Lopez-Torres detailed UT Press’ pivot into the digital landscape during the pandemic, when the publisher expanded its online operations to offer digital collections to university libraries so they could better serve students no longer on campus. She described several of the platforms that now allow the press to reach libraries all over the world, expanding its reach to a global market.
Devens presented a slideshow detailing the many areas of the globe from which the authors originate and also where the press maintains sales representation. He emphasized the press’ international scope and breadth of constituencies, which distinguish UT Press from many other university presses.
Audience response was so enthusiastic that later at the bookstand, the sales staff wondered if librarians would buy out the entire UT Press stock before the conference’s first days were finished.
In previous years, logistical and space considerations had limited the number of books the press could sell at FILUNI, but this year was different. With the University’s leadership in the event and its status as guest of honor, UT Press was empowered to expand its offerings dramatically. The publisher proudly showcased 600 of its titles, offering more than 1,100 volumes for purchase among the 20,000 available at the festival.
“When we’d go to a regular scholarly conference — and we do dozens a year — on average, we would bring about 50 titles and display them all on one small table,” Devens said. “It’s safe to say that the number of books sold [at FILUNI this year] was 10 times what we would expect to sell at most scholarly conferences we attend.”
In keeping with this expansive scale, the University’s custom-built bookstand performed like a true showstopper, with the UT Tower image rising to a burnt-orange ring that loomed above the tall windows, offsetting the bespoke bookshelves and illuminated display cases beneath. The bright, circular space quickly became a popular photo backdrop for thousands of conference attendees.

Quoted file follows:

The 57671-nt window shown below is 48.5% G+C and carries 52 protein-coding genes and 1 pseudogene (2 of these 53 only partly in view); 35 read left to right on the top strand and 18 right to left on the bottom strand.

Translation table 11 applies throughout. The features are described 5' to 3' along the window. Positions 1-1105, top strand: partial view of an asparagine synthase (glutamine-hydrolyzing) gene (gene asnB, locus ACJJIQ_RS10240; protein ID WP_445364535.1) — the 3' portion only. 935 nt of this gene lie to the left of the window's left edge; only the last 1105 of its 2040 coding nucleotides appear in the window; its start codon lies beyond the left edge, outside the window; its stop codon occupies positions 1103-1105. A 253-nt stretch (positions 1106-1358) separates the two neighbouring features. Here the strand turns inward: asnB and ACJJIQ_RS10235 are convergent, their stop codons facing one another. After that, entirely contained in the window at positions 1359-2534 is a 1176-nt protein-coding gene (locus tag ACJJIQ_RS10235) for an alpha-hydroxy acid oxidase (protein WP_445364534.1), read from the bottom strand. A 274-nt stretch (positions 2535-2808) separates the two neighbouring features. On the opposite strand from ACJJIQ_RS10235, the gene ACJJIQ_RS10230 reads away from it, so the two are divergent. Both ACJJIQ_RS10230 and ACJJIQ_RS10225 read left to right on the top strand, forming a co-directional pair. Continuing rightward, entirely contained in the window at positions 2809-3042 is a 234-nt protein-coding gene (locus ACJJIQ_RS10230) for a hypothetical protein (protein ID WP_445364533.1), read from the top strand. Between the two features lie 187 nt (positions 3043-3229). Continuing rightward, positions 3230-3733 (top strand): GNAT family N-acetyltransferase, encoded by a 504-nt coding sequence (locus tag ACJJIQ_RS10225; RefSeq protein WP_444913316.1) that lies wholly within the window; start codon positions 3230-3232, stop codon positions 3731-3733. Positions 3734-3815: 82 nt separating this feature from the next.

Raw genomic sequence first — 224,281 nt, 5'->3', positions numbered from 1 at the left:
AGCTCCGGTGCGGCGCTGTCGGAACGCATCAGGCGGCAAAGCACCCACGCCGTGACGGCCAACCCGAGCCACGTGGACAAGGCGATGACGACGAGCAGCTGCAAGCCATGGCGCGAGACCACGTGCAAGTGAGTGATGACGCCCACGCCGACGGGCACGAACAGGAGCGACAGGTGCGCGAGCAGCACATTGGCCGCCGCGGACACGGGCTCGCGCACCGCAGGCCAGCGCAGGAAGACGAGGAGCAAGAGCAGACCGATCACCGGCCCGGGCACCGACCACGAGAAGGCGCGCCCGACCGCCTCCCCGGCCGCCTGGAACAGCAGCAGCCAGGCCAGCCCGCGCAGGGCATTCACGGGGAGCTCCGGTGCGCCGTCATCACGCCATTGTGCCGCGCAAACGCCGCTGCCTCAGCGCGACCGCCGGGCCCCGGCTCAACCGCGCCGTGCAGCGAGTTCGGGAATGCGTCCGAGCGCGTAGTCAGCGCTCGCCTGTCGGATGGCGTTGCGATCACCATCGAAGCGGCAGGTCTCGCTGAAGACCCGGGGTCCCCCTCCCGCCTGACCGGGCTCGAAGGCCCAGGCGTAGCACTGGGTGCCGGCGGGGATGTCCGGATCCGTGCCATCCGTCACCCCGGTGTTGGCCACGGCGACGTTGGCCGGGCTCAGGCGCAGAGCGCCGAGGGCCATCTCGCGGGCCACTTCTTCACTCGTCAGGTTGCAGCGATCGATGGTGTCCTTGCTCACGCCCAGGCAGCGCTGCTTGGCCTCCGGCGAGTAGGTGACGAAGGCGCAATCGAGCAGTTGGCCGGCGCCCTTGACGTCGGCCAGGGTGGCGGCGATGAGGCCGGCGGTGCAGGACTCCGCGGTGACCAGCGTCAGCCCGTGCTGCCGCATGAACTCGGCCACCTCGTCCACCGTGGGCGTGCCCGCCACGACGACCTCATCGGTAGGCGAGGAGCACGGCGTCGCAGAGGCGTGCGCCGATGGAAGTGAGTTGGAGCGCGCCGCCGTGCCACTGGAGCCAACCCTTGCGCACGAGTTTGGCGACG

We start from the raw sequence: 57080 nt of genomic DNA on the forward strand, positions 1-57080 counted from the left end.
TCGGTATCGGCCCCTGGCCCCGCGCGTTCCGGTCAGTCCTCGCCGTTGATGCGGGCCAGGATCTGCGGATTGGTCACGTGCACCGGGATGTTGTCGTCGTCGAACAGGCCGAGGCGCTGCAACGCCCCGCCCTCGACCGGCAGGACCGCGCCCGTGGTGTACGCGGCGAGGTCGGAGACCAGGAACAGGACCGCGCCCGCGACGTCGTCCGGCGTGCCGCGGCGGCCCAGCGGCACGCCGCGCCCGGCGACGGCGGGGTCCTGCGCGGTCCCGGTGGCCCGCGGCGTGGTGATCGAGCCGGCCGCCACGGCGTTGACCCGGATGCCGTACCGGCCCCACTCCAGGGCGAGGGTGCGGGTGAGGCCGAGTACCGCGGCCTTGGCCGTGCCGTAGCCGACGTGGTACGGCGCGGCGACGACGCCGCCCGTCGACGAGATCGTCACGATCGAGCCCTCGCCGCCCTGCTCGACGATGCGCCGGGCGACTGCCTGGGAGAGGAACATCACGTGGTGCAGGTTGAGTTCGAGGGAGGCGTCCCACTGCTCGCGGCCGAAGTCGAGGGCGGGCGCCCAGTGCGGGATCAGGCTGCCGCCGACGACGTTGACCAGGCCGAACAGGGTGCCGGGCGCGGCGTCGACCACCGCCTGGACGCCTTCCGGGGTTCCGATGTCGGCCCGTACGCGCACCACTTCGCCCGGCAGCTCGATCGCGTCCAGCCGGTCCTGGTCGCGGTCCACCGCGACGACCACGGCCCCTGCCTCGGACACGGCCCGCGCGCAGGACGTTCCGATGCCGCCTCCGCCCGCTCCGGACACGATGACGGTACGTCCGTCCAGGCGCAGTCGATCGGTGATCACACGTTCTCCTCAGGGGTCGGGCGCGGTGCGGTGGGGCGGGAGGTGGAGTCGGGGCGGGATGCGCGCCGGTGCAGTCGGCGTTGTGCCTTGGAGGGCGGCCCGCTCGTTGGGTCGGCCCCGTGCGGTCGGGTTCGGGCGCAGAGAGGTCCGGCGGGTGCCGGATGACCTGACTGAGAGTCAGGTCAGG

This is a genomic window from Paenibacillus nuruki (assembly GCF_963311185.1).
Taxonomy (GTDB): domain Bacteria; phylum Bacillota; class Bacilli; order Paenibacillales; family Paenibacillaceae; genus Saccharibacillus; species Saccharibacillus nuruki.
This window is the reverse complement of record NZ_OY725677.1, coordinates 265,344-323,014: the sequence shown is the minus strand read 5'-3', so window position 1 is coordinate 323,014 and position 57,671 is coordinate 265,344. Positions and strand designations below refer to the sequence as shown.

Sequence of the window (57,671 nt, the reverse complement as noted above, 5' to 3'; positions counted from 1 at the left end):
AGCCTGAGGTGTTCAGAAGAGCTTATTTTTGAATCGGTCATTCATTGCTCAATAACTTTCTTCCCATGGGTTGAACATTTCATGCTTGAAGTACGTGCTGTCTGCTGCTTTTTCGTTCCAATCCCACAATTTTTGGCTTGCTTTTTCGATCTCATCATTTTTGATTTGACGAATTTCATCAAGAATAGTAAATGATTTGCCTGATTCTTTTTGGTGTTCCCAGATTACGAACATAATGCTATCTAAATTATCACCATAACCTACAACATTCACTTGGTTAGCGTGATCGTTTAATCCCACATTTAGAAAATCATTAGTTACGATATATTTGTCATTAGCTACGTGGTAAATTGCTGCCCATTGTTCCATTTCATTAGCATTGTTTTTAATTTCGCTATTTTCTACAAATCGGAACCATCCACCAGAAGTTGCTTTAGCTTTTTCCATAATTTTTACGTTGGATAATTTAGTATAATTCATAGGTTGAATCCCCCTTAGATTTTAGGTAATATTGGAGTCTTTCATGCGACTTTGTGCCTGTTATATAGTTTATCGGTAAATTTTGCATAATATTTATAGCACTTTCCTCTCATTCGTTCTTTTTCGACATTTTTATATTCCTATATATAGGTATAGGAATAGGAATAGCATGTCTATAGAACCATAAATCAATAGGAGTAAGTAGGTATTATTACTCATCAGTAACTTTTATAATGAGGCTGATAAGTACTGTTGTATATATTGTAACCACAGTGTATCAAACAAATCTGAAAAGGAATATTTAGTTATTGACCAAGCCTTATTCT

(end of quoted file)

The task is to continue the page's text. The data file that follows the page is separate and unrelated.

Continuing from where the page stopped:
The bookstand’s bustling lounge also served as an ideal gathering space for meetings between colleagues and dozens of impromptu conversations. Visitors enjoyed daily slideshows with information about UT Austin’s campus and pride points, conference sessions and featured books. And seven UT Press authors offered book-signing sessions there throughout the week, which thrilled their readers and fans.
“Most of our top sellers were books by UT faculty — including a few who were not present, but definitely all of the authors who were there,” said Devens.
One of those authors, Celeste Gonzalez de Bustamante, presented her book, “Surviving Mexico: Resistance and Resilience Among Journalists in the Twenty-first Century” for scholars and readers, including several local students who followed her from the reading to the signing table.
“One of the best parts of the book signing was meeting students from local high schools,” said Gonzalez de Bustamante, noting that it may have been the first time the students had heard someone speak about journalism. “They were very interested in the topic and asked wonderful questions.”
She also noted her appreciation for the chance to present her work in Mexico, to members of her primary audience. “Our book is about a dire situation that many journalists face in Mexico,” she said, “so I was grateful to have the opportunity to present our work to a Mexican audience, which is very informed about the subject and understands the importance of the issue of press freedom.”
The chance to witness these types of interactions — which occurred frequently during the week — was a chief benefit of utilizing the UT Press bookstand as both gathering place and collegial resource. The phenomenon of authors and readers spontaneously sharing ideas is a clear measure of success, said Devens.
“That's related to the book. For us, it's all part of the same package. It doesn't get captured in sales, but it's part of how we measure the success of what we're doing,” Devens said.
“How are we reaching the next generation, not just with the physical book itself but through an author voicing the ideas in that book? What’s so gratifying about an event like this is that we can see these exchanges happening and experience them firsthand.”